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One of the main features of a potager is that it is intended as a year-round garden, rather than just a summer, or harvest, garden. To that end, Brennan explains which plants do well in different seasons and how to stagger the plantings during seasonal transition periods so as to use the space efficiently throughout the year. The garden itself can be quite small--9 feet by 12 feet can keep a family of four in fresh produce. Like a potager, this guide is small and sweet. It's attractively illustrated with Melissa Sweet's watercolors, and includes 25 easy recipes that make stars of simple, fresh ingredients. --Barrie Trinkle --This text refers to an out of print or unavailable edition of this title.
This is a casually written description of one person's love of French gardening in the manner of the potager.
I have had this book for more than a few years and would recommend it to anyone with an interest in vegetable and flower/herb gardening.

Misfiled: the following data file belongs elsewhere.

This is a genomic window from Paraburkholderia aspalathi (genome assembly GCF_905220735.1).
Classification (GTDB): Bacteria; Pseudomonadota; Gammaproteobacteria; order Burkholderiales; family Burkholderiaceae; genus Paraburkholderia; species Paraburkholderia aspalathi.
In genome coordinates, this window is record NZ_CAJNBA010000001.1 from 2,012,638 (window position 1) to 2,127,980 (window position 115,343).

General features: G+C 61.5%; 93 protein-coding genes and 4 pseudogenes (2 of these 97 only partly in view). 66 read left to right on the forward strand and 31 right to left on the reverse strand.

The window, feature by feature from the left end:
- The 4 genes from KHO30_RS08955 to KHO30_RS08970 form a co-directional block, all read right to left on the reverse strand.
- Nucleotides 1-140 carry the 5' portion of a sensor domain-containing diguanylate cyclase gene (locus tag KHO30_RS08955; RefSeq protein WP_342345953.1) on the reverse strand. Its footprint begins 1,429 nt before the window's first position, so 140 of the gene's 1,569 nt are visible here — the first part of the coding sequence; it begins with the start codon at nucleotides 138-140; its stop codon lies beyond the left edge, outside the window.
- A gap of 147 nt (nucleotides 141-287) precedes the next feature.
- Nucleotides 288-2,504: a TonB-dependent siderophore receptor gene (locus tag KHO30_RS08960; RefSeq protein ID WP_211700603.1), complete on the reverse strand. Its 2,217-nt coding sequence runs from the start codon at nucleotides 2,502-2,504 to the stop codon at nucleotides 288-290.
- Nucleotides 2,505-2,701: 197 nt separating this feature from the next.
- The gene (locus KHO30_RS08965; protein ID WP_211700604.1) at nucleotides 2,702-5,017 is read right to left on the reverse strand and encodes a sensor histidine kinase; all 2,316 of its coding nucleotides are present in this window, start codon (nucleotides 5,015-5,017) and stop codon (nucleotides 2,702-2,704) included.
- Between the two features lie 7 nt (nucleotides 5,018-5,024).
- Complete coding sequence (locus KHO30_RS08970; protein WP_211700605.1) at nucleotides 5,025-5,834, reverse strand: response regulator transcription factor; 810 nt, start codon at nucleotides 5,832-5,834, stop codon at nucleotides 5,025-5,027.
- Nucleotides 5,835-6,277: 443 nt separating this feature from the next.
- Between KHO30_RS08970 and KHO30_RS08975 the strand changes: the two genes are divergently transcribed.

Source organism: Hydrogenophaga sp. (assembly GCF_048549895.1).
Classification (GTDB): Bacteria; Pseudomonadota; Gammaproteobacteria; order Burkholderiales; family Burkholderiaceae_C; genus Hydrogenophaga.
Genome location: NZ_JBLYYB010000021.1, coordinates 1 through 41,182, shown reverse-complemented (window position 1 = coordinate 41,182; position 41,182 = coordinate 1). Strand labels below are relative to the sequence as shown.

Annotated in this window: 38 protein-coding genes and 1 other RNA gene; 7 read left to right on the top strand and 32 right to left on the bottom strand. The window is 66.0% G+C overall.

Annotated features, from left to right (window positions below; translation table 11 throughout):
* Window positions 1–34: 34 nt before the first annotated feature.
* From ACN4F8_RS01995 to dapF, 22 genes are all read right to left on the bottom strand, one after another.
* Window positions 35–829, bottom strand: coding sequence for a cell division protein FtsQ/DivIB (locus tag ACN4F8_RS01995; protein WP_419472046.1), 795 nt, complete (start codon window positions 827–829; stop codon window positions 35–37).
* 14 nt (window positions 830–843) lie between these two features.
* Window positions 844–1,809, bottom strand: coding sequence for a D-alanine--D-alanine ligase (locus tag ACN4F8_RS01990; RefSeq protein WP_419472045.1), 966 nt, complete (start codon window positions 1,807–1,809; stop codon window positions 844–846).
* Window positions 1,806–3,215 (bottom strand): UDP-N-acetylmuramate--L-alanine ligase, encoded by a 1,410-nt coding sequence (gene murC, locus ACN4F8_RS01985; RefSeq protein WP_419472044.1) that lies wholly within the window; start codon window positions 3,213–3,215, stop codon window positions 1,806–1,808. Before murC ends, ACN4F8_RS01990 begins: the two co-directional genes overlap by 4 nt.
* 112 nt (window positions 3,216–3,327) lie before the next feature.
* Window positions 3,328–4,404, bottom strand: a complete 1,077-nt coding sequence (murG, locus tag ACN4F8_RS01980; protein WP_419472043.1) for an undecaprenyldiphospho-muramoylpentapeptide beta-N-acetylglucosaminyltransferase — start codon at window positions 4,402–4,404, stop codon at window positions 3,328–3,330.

This style of gardening makes great use of small spaces and is easily managed with biodynamic and sustainable practices.
Lovely book, great pictures, well written. I have gardened for many years but I learned quite a bit, little helps. Read morePublished 19 days ago by Elizabeth A.
If you are a dedicated gardener, you will love this book. It is a conversation about how to get the most out of your kitchen garden, or potager. Read morePublished 18 months ago by T. Sherman
I thought this book would be more a potager instruction book (like Jennifer Bartley's books). Instead, it is kind of memoir/series of essays on this lady's life and her potagers... Read morePublished 21 months ago by lighthome
This is a casually written description of one person's love of French gardening in the manner of the potager. Charming illustrations and ideas for seasonal plantings.Published on February 16, 2013 by Patricia Dallmann
This is one of the best books for the home food gardener - thoughtfully presented, and without many of the annoying assumptions and incorrect information found in so many gardening... Read morePublished on March 21, 2012 by Richard Ogden
In a word, joyful! The author celebrates the interconnectness of nature and food, encouraging us to reconnect with the earth, the uniqueness of each season, to relish creation. Read morePublished on March 8, 2011 by LisaB
I like the idea of a potager vs. the typical American harvest garden; a potager/garden that produces food in a staggered fashion is better suited to me as an urban gardener who... Read morePublished on May 1, 2009 by Bouddhableu